> > the vowel of the first syllable of "Beltaine" (modern "Bealtaine",
> > Sc.G. "Bealltainn") is historically short
> May-day, Irish béalteine, Early Irish beltene, belltaine
> Béaltaine (Meath) and Beáltaine (Connacht and Donegal)
I'm not too surprised to see long vowels in modern variants.
This is not hard to account for. In many Gaelic dialects a
stressed syllable that consists of a short vowel followed by
ll + hiatus or another consonant regularly -- one might as well
say automatically -- results in the short vowel being either
lengthened or changed to a diphthong. Besides the examples
above, the first syllable in both Scottish Gaelic "Bealltainn"
and in Munster Irish "Bealtaine" are in fact pronounced with
a diphthong, roughly /byaul-/.
What is interesting here is the apparently widespread perception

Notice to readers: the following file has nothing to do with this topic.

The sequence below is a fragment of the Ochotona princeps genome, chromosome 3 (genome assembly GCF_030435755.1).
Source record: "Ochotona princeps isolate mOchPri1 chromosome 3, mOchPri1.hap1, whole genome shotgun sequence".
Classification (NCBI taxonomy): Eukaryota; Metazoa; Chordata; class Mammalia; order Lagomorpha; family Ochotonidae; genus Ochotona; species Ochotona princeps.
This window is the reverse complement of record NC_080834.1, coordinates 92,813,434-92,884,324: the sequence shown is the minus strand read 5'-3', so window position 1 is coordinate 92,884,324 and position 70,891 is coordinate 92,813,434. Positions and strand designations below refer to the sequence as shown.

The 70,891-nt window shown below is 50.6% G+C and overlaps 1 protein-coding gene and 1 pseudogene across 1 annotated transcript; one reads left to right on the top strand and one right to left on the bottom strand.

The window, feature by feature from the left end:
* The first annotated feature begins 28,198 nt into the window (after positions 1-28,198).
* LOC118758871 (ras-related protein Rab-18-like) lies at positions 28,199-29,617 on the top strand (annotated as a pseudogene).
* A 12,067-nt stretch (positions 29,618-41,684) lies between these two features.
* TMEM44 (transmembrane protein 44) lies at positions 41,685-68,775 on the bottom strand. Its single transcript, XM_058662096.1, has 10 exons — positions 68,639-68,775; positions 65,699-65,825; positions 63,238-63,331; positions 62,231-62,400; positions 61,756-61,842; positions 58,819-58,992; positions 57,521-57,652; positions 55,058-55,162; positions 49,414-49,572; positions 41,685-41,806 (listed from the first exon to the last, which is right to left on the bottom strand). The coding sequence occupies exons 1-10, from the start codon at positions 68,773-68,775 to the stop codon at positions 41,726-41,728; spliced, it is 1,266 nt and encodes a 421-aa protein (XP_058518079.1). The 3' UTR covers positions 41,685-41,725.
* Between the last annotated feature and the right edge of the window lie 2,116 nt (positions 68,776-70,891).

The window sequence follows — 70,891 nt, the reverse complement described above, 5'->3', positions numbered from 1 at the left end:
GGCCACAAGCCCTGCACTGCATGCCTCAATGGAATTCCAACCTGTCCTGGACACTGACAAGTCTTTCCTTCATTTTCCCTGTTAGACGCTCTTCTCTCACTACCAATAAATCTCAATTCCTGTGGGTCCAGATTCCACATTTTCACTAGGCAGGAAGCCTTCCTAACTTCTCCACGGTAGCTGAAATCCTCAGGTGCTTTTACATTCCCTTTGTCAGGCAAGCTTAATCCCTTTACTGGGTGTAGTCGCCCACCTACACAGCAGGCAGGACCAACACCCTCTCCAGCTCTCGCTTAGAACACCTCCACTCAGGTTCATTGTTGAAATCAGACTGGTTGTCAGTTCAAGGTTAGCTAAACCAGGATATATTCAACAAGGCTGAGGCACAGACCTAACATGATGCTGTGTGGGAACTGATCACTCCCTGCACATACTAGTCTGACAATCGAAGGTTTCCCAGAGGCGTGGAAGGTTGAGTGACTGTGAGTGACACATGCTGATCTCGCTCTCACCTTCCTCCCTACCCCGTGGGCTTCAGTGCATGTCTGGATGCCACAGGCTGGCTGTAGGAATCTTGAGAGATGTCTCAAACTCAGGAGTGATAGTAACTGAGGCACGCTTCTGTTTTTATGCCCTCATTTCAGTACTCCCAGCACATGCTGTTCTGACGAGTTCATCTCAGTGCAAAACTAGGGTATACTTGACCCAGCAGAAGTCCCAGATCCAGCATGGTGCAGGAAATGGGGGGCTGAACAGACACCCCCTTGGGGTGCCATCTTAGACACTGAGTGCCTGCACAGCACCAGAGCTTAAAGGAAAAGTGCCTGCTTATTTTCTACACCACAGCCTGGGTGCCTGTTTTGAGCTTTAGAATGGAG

that the word is properly "Belltaine". The headword in DIL is
in fact "Bel(l)taine", and this spelling with double 'll' goes
back at least as far as Sanas Cormaic, where entry #122 begins
"Belltaine .i. beil-tine .i. tine beil..." LEIA acknowledges
that the word is "souvent écrit avec -ll- double", but does
not address this in the discussion of possible etymologies.
Hey David! Is there some OI phonological process that would
naturally account for a meaningless -lt- / -llt- variation?
Early spellings with a long 'é' (*Bél(l)taine) are lacking,
however, as far as I know. Since only the historical quantity
of the vowel is relevant to the etymology, "bél" (mouth) still
seems to be excluded.